Financial markets across the world were ravaged in the aftermath of the terrorist attacks on the Uni...
Financial markets across the world were ravaged in the aftermath of the terrorist attacks on the United States. Though all regions of the world suffered from immediate sharp reductions in investor confidence, the shock was felt most intensely in the emerging economies.
All emerging economy regions saw sharp falls in share prices, emerging market bond spreads widened and vulnerable currencies like the Brazilian real were immediately under pressure. With relatively small falls in Hungary and Poland, the stock markets of the Europe/Middle East/Africa segment were hit less badly than those in Latin America or Asia.
Share price falls, widening bond spreads and currency jitters are the classic signs of deepening risk aversion and are not unexpected in view of the worldwide battering of investor confidence. Equally, the basic investment attractions of emerging economies have not changed relative to the prospects of the developed world. Before 11 September, emerging markets were sharing with the developed markets the effects of the slowdown in the world economy. When the eventual recovery in global growth and markets takes place emerging markets will become more attractive as they will be rising off a significantly lower base. In other words, current valuations in emerging markets could look very attractive in hindsight.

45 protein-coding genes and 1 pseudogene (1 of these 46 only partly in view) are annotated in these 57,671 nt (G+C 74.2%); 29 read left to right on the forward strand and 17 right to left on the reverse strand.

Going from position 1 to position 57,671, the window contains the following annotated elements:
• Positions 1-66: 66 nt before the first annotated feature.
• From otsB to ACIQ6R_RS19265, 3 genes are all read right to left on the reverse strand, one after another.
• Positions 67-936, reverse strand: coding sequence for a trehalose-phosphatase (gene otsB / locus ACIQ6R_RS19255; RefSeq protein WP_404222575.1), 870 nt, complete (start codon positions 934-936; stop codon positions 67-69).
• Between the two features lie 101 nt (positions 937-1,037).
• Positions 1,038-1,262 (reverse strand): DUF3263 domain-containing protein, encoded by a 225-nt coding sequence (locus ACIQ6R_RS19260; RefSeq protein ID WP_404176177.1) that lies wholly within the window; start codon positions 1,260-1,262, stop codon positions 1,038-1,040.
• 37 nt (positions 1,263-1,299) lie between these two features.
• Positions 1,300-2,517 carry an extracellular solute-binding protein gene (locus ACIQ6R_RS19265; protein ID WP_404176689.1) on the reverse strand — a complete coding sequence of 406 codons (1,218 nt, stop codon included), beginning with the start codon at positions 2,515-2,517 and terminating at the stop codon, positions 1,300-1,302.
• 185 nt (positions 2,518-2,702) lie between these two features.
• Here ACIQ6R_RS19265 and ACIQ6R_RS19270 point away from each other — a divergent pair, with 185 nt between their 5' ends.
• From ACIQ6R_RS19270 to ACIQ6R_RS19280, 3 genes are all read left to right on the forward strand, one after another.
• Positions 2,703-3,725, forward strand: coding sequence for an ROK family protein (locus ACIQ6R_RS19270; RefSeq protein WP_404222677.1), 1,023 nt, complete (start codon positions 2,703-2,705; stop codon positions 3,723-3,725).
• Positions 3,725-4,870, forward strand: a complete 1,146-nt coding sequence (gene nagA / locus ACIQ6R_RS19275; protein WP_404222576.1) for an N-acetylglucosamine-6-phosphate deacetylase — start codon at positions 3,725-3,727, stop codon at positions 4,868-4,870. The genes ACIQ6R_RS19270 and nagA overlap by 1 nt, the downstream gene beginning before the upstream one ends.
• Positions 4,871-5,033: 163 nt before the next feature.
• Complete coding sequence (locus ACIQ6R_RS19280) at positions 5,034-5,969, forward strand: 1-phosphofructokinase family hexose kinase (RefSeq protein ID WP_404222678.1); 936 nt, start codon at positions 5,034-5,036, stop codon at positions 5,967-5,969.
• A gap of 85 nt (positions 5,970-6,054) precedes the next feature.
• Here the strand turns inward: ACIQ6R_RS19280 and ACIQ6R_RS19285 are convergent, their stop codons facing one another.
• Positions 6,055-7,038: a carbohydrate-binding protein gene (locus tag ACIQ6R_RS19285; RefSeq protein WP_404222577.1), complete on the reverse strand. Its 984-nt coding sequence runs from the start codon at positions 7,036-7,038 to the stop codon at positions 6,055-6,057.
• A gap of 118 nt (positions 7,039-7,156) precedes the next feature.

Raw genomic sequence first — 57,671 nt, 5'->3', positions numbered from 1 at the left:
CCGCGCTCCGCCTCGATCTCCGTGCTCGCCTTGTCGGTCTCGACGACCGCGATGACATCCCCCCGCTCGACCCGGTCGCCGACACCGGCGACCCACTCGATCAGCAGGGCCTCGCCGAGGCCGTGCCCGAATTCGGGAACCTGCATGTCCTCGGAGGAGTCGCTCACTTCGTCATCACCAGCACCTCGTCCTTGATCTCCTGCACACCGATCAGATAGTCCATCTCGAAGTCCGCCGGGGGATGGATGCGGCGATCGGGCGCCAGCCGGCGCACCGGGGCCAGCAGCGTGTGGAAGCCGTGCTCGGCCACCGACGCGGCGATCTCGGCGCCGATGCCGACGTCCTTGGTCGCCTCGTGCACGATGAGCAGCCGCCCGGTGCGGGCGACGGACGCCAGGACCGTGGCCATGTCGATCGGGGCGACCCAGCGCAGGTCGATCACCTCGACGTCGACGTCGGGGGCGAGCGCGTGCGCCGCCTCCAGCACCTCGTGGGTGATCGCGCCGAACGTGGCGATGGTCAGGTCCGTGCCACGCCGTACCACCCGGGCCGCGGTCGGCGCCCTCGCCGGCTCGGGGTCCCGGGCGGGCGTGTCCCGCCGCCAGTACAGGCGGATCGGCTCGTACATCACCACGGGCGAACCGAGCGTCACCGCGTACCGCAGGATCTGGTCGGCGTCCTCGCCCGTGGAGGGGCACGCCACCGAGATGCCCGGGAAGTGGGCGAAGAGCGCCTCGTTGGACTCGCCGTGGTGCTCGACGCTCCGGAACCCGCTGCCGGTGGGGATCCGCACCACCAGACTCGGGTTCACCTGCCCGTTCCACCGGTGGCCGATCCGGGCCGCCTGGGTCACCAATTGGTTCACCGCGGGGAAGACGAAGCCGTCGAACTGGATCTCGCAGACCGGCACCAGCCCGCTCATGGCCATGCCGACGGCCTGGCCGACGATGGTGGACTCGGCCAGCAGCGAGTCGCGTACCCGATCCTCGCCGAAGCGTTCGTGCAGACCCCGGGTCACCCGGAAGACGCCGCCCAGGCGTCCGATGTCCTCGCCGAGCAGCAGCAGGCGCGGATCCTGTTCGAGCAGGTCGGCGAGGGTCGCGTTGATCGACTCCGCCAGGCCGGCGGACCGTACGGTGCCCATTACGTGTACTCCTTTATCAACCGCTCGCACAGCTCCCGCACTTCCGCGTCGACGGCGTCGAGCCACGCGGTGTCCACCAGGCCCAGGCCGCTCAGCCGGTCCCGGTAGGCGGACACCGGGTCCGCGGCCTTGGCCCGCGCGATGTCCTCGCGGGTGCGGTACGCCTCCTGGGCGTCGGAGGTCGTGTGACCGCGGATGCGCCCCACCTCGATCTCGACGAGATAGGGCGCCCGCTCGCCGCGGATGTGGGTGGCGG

That said, the emerging regions will feel even more pain before the global economy picks up again. Turkey, Hungary and Brazil all have over US$1bn of debt falling due for refinancing over the next twelve months. The longer the economic recovery is delayed the more expensive these countries will find the new funds needed.
Many emerging countries have substantial tourist industries that will inevitably face dwindling arrivals. Rising unemployment levels in developed countries will slow manufacturing and assembly outsourcing, while some countries will be vulnerable to an inevitable slowdown in foreign direct investment.
When the unexpected happens, it is necessary to re-evaluate the outlook for all of the companies held in any portfolio. In Brazil, we sold our holding of Embraer, the leading global manufacturer of regional commercial jet aircraft, since the company now faces a changed outlook with the probability of cancelled and postponed orders.
In contrast, in China we sold CNOOC, the dominant oil and gas company because the stock rose on an upward move in the oil price, which we believed was a temporary response to the crisis.
Our fund has benefited this year from a significant exposure to China although our largest holding, China Resources, fell sharply after announcing marginally disappointing results at a time of market turbulence. Since we continue to believe that this is one of the best ways of gaining exposure to the development of China's economy, we added to our holding.
Falling stock markets offered other opportunities. We initiated two new positions, China Mobile, Asia's leading wireless telephone service provider, and Ayala Land, the leading residential property developer in the Philippines.
Sentiment towards emerging markets is unlikely to improve until developed markets, and Nasdaq in particular, settle down. This could be affected by anti-terrorist action.
That consideration aside, interest rate reductions should spark life back into the global economy within the next six months and equity markets could well rebound before this.
Interest rates remain low.
Plentiful liquidity in emerging markets.
Attractive valuations from lower base.
Continued risk aversion.
Costly international borrowing.
Attractive Poor demnd from the US.
Alan Nesbit is a senior portfolio manager at First State investments
Compared to 6% of 55-64 years olds
Sam Gold and Doug Abbott to take reins
Bionic advice for private clients
Creates £11bn asset management business